Our scientists perform hypothesis-driven, discovery-based research in cellular, molecular and functional neuroscience to uncover fundamental mechanisms in nervous system development, repair and function. Read more about our research discoveries.
Research suggests that a drug similar to one under evaluation as a possible cancer treatment might eventually help people born with fragile X syndrome (FXS). The study was published in Neuropsychopharmacology.
Researchers, led by Q. Richard Lu, PhD, report in Developmental Cell that mutation or loss of a gene called CHD8 hinders formation of the sheath in developing oligodendrocytes, causing neurological defects in the animals.
Scientists, led by Biplab Dasgupta, PhD, and Rishi Raj Chhipa, PhD, report in Nature Cell Biology finding a potentially promising treatment target for aggressive and deadly high-grade brain cancers like glioblastoma.
Researchers, led by Yutaka Yoshida, PhD, report in Cell Reports the mapping of critical nerve connections to the spine that drive voluntary movement in forelimbs.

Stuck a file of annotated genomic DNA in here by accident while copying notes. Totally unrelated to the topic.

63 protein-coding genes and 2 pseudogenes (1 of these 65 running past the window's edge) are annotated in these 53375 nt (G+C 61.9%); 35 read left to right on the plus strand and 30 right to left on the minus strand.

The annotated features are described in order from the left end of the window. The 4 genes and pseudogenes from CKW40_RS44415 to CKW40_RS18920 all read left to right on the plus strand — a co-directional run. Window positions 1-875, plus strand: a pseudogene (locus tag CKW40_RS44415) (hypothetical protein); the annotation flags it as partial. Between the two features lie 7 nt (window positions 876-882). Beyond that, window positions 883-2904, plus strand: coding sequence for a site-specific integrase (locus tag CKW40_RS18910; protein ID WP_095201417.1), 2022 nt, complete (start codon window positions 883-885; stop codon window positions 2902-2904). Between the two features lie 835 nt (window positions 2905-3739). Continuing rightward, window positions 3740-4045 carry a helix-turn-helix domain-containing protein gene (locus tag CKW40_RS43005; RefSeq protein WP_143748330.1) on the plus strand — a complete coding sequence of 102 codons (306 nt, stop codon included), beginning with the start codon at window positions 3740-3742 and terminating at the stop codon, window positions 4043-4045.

Genomic profiling of mostly untreatable and deadly nerve sheath tumors led scientists to test a possible therapy that inhibited tumor growth in lab tests on human tumor cells and mouse models. The study, led by Q. Richard Lu, PhD, was published in Cancer Cell.
Scientists from Cincinnati Children’s test experimental molecular therapy in the mice that restores nerve insulation and improves limb function following nerve injury. The study, led by Q. Richard Lu, PhD, was published in Nature Medicine.
Researchers led by Yutaka Yoshida, PhD, report in Science blocking molecular pruning of sophisticated brain-to-limb nerve connections in maturing mice.
Scientists led by Yutaka Yoshida, PhD, report in Neuron the lost function of two genes prevents infant laboratory mice from developing motor skills as they mature into adults.
Scientists led by Q. Richard Lu, PhD, write in Nature Communications it may be possible to therapeutically fine tune a constantly shifting balance of molecular signals to ensure the body’s peripheral nerves are properly insulated and functioning normally.
Researchers led by Q. Richard Lu, PhD, report in Developmental Cell microRNA treatment partially repaired damaged nerves and restored limb function in mice with MS.
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